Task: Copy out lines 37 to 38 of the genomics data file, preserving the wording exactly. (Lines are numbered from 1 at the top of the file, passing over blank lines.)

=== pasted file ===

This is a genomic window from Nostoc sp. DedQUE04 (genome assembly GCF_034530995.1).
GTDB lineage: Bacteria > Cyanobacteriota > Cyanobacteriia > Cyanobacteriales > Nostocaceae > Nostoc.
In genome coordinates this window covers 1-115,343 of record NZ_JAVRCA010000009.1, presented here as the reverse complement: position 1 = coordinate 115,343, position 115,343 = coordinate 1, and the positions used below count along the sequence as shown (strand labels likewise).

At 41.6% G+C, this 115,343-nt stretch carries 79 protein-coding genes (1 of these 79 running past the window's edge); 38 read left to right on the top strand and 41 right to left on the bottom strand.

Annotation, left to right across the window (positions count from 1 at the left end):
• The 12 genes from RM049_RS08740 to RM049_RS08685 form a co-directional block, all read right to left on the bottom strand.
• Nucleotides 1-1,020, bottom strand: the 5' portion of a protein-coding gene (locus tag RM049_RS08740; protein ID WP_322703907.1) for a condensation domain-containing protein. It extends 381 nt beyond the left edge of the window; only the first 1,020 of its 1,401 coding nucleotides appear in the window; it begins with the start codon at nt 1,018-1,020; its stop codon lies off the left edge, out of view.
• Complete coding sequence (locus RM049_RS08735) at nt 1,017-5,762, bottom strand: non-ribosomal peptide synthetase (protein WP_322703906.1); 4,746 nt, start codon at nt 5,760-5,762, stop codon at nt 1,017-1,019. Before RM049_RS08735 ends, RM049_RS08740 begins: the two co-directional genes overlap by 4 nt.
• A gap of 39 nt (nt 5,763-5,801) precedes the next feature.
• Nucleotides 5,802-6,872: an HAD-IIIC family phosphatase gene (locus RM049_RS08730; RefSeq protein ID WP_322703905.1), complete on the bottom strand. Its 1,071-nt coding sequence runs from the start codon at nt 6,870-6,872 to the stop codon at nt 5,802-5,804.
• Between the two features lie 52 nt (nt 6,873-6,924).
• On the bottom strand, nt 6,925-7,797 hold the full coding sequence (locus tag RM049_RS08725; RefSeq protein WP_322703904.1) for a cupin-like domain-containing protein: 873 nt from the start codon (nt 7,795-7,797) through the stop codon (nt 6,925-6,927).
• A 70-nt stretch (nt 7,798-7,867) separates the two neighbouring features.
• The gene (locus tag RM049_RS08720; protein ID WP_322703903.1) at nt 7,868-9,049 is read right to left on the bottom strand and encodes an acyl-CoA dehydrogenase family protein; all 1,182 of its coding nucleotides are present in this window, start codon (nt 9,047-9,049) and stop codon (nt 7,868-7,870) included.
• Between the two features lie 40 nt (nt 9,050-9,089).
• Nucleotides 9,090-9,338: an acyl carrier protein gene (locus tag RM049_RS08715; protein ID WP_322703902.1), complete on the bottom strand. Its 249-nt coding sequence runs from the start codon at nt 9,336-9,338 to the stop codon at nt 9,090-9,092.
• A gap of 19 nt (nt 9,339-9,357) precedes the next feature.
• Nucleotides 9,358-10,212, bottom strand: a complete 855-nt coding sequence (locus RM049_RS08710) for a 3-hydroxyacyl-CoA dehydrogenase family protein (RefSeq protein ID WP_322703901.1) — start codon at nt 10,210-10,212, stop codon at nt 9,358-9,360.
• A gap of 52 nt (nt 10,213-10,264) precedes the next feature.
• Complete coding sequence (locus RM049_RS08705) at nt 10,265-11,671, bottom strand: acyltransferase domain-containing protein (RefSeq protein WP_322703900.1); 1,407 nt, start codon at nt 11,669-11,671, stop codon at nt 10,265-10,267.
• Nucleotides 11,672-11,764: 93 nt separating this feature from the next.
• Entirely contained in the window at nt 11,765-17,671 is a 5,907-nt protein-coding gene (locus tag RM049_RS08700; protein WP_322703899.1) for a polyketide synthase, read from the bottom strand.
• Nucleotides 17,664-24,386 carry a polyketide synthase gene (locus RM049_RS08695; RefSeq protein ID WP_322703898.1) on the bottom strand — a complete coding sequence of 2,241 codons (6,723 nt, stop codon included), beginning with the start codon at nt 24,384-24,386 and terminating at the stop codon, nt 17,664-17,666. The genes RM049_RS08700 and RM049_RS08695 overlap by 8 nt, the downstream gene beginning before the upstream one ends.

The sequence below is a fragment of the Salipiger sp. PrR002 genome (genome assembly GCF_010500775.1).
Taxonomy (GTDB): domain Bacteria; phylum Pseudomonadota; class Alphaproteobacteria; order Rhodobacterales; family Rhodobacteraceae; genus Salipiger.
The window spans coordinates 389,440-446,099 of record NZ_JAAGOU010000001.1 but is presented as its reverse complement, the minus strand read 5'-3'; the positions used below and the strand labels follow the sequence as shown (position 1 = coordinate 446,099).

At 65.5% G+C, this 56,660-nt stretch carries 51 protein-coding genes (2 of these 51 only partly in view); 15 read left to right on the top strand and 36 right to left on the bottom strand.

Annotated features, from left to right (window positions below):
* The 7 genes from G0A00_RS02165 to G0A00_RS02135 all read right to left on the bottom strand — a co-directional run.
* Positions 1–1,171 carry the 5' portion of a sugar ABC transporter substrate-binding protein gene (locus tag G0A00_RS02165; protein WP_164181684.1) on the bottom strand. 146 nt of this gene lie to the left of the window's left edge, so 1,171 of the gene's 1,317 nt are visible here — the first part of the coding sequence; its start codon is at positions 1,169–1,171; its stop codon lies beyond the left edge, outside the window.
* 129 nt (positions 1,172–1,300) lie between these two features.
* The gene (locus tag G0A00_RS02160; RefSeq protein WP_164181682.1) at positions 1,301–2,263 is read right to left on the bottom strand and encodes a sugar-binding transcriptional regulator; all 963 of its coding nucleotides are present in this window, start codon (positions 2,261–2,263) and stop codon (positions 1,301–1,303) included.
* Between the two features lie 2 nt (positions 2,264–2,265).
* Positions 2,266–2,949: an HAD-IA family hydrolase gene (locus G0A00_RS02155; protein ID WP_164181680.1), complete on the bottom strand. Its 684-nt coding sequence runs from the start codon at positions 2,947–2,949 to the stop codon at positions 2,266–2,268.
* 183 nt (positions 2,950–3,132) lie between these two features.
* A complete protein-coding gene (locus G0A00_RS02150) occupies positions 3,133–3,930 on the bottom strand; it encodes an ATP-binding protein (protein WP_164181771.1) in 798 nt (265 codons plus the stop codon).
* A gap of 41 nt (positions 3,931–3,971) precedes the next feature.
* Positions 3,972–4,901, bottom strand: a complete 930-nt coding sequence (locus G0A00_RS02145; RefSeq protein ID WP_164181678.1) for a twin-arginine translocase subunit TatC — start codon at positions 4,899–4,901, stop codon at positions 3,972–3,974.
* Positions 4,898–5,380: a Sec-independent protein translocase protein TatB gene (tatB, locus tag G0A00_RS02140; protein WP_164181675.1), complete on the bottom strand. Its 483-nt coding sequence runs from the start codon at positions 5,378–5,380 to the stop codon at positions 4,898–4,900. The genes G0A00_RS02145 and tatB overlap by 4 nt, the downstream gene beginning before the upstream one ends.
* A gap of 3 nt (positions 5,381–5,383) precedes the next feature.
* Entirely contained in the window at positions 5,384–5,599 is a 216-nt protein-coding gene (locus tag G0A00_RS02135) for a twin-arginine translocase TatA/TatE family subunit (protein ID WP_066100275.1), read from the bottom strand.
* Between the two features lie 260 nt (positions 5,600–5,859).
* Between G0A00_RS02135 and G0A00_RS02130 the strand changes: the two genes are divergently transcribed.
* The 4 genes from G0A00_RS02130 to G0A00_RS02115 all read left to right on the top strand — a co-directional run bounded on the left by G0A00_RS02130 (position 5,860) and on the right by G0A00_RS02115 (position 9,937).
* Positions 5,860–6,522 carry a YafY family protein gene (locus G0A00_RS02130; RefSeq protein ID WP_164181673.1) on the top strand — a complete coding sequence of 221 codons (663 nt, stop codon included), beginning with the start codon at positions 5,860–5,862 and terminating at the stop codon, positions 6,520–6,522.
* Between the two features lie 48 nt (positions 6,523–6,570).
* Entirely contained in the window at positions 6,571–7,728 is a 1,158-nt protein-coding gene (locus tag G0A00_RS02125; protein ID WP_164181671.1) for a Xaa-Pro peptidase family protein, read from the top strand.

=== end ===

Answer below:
* A gap of 41 nt (positions 3,931–3,971) precedes the next feature.
* Positions 3,972–4,901, bottom strand: a complete 930-nt coding sequence (locus G0A00_RS02145; RefSeq protein ID WP_164181678.1) for a twin-arginine translocase subunit TatC — start codon at positions 4,899–4,901, stop codon at positions 3,972–3,974.